We planted pre-chilled 3- to 5-eye crowns in one, two, and five gallon containers filled with potting soil. They were grown in a greenhouse beginning in January with the temperatures set for a maximum of 65 degrees and 35 degree minimum. Shade was provided by shade cloth suspended over the pots such that treatments were no shade, 47%, and 63% shade. Stems with at least three flowers open and a minimum of five flowers per stem were harvested directly into Floralife Crystal Clear floral preservative and placed in a 35F-degree cooler for 24 hours. Then the vase life was tested using the solutions shown in the tables below. Stems were removed from the cooler, re-cut and QuickDip used before placing the stems in the treatment solution calling for QuickDip. A marketable stem had at least five hearts and a length from the cut base to the first floret of at least 20 cm (about 8 inches) when harvested. Stems continue to elongate and hearts develop after harvest, although not during the time kept at 35F. Mature flowers were indicated by fully reflexed outer petals. Stems were removed from the vase life study when half the open flowers on a stem senesced. Both red and white cultivars were evaluated, with a total of 45 plants of each.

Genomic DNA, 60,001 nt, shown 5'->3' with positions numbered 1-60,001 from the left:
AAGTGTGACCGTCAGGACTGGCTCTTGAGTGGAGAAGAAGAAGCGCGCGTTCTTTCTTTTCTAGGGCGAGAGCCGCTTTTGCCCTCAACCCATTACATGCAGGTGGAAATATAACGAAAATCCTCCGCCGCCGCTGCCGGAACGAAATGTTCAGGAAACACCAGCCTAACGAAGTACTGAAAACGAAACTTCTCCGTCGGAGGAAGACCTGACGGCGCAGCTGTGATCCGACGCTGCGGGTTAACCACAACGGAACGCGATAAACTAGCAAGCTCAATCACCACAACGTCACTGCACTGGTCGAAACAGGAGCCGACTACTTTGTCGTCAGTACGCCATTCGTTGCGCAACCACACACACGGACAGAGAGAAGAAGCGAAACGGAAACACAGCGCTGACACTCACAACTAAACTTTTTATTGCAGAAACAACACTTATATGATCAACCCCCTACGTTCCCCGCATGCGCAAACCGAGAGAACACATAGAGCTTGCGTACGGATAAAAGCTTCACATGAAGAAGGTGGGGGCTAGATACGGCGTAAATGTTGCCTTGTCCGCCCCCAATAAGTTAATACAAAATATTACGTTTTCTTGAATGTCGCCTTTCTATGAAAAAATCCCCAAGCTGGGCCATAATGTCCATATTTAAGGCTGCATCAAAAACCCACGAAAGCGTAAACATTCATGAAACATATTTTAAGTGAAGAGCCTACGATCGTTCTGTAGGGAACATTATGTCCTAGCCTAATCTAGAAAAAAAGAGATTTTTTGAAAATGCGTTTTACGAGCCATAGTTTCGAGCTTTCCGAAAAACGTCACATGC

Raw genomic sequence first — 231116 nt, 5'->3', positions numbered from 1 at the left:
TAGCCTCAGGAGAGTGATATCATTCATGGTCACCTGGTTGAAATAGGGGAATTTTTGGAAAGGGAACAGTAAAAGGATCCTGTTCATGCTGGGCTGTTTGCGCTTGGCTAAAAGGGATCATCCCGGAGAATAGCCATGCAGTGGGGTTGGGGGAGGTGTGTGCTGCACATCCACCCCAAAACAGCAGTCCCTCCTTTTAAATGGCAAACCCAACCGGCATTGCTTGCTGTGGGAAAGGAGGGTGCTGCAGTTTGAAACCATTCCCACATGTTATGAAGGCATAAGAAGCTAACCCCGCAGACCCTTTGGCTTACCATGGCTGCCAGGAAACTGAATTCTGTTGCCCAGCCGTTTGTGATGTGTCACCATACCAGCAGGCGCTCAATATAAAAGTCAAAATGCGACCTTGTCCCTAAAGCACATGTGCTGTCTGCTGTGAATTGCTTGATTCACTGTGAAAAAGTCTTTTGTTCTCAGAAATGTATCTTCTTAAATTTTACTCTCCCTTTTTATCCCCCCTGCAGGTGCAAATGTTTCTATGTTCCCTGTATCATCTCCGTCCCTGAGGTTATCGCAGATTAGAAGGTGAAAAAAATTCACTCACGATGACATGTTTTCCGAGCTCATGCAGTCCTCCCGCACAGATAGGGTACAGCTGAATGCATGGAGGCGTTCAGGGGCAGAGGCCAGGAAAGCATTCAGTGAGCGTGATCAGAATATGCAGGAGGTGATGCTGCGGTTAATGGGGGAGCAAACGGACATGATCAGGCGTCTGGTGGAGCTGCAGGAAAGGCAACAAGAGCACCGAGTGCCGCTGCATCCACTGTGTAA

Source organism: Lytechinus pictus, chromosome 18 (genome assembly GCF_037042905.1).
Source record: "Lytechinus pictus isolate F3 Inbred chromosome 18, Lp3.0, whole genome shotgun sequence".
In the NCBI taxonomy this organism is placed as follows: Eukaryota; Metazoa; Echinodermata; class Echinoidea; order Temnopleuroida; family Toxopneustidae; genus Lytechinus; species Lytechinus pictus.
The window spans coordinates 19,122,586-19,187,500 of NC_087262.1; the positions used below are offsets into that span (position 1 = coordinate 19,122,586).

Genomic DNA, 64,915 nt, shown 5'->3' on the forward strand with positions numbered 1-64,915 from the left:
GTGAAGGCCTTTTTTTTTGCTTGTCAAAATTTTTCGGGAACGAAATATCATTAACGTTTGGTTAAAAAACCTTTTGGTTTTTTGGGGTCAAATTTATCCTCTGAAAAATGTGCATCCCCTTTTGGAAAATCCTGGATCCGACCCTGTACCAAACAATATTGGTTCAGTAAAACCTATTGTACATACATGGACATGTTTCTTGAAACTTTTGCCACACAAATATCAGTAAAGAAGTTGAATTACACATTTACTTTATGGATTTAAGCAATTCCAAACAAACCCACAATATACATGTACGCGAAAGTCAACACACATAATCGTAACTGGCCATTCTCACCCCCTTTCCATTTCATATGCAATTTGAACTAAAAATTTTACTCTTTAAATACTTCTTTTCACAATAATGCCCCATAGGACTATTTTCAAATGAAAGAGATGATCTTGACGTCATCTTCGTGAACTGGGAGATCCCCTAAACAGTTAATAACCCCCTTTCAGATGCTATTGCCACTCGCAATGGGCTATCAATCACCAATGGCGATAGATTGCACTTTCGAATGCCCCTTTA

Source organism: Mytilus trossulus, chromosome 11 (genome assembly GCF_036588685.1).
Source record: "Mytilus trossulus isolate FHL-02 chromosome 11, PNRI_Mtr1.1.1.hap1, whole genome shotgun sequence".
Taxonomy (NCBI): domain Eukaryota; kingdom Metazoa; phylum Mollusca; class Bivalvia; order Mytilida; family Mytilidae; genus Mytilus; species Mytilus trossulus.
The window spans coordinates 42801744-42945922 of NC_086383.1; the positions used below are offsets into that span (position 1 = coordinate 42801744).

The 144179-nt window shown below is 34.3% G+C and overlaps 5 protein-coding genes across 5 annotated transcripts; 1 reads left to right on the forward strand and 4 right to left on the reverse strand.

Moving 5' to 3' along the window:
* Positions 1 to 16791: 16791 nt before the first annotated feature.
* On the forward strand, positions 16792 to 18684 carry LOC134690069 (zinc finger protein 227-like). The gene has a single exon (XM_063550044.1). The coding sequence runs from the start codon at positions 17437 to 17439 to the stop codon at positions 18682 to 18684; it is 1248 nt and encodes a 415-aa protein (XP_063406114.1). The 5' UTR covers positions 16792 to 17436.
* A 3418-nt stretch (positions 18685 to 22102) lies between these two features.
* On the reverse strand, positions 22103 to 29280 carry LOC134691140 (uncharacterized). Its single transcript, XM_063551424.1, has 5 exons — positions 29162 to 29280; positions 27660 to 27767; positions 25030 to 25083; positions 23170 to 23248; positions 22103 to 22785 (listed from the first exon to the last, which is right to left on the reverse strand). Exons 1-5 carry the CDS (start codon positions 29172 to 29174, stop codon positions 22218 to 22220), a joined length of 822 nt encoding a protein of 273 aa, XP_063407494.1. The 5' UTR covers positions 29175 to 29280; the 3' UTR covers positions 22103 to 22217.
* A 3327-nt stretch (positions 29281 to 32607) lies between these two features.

The red bleeding hearts produced the most stems under 63% shade, averaging 12.5  inches when grown under shade cloth,  versus 10 to 10.5 inches with less or no shade.  Pot size had no effect on either the number or length of stems in the red cultivar. The white bleeding crowns produced the highest number of stems with no shade (7 stems) or when grown in the five gallon pots. Shade did not affect the stem length of the white racemes, averaging 12.4 inches.  

Bleeding Heart – Average Days of Vase Life  
Tap Water7.8 a8.9 a
Distilled Deionized Water8.5 abc9.9 a
Floralife Crystal Clear13.2 de18.4 b
Floralife Crystal Clear + Quick Dip15.3 e17.9 b
Chrysal #2 + Quick Dip10.7 abcd15.2 b
Chrysal #3 + Quick Dip10.8 bcd18.2 b
Values with the same letter in a column are not  
significantly different P > 0.05  


Results  Average
  Averagestem length
Days to emergeDays fromnumber offrom cut end
when removedemergencemarketableto first flower
from cold storageto flowerstems(inches)
Red 14.521.02.811.0
White 14.529.45.712.4